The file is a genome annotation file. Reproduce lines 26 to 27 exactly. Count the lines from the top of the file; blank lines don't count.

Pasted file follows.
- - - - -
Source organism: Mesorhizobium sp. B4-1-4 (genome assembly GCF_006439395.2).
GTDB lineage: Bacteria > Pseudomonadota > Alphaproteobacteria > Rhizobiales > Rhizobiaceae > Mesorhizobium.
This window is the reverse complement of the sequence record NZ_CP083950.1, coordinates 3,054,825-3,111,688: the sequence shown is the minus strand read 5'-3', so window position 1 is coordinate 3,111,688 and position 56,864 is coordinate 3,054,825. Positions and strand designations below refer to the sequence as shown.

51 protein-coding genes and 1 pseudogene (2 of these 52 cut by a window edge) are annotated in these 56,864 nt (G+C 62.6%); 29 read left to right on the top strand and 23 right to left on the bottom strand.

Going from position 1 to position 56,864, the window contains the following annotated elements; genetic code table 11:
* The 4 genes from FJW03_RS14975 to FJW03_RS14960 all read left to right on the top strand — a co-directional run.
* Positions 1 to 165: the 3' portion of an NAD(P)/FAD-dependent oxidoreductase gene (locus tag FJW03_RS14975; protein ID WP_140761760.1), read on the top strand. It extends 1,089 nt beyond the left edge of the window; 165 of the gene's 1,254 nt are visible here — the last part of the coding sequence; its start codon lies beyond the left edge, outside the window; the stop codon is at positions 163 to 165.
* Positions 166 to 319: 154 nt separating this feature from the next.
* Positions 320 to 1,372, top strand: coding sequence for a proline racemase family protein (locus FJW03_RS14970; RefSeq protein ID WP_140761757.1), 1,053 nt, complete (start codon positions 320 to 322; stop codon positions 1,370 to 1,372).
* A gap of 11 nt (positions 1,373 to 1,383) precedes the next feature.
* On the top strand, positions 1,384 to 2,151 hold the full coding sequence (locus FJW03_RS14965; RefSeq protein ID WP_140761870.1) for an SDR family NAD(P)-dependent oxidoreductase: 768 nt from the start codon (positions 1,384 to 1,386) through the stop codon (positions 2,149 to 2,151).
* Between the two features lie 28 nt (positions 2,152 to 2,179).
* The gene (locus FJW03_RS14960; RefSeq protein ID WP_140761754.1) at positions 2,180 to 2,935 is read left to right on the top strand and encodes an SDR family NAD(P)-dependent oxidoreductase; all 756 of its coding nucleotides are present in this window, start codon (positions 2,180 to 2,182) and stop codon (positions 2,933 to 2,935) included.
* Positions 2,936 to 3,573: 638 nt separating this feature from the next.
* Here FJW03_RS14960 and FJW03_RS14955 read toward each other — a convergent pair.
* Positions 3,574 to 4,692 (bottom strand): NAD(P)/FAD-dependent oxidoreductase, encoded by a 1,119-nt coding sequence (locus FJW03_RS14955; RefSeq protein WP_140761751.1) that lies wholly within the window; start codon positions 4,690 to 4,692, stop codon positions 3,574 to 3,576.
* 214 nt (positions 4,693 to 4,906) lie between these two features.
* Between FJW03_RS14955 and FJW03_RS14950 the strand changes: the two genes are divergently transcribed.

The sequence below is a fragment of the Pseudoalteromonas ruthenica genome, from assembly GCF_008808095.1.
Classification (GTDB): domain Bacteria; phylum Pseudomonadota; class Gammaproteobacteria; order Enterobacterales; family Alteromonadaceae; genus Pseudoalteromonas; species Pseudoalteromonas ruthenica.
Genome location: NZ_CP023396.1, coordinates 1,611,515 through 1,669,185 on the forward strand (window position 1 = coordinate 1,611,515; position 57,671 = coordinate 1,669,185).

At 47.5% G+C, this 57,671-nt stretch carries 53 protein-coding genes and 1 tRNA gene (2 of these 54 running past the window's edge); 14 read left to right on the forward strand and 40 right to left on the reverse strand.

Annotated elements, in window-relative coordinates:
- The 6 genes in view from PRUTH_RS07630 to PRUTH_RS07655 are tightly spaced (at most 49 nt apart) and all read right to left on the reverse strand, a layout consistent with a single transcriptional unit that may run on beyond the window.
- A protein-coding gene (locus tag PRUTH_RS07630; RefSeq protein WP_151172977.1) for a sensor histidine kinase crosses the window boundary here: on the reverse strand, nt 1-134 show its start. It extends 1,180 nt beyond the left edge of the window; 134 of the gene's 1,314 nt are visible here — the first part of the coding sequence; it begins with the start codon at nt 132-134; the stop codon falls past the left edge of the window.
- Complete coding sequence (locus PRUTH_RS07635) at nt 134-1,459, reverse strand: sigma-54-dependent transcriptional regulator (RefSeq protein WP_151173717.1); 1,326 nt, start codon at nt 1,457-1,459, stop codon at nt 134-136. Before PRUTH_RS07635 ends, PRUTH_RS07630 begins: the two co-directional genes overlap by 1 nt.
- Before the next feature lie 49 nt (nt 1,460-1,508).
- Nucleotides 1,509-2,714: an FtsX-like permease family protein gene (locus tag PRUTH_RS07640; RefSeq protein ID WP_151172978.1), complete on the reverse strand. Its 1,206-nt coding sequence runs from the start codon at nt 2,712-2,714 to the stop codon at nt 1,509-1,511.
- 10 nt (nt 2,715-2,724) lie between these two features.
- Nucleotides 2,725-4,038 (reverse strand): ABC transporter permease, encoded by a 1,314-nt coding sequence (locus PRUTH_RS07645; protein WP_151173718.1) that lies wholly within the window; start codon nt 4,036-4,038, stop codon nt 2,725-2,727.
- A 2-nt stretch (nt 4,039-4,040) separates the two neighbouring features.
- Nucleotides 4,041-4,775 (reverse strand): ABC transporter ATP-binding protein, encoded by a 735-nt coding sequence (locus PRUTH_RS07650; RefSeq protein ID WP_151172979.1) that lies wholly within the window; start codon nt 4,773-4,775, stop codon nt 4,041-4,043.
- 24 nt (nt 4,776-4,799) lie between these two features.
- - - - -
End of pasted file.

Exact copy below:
- Complete coding sequence (locus PRUTH_RS07635) at nt 134-1,459, reverse strand: sigma-54-dependent transcriptional regulator (RefSeq protein WP_151173717.1); 1,326 nt, start codon at nt 1,457-1,459, stop codon at nt 134-136. Before PRUTH_RS07635 ends, PRUTH_RS07630 begins: the two co-directional genes overlap by 1 nt.
- Before the next feature lie 49 nt (nt 1,460-1,508).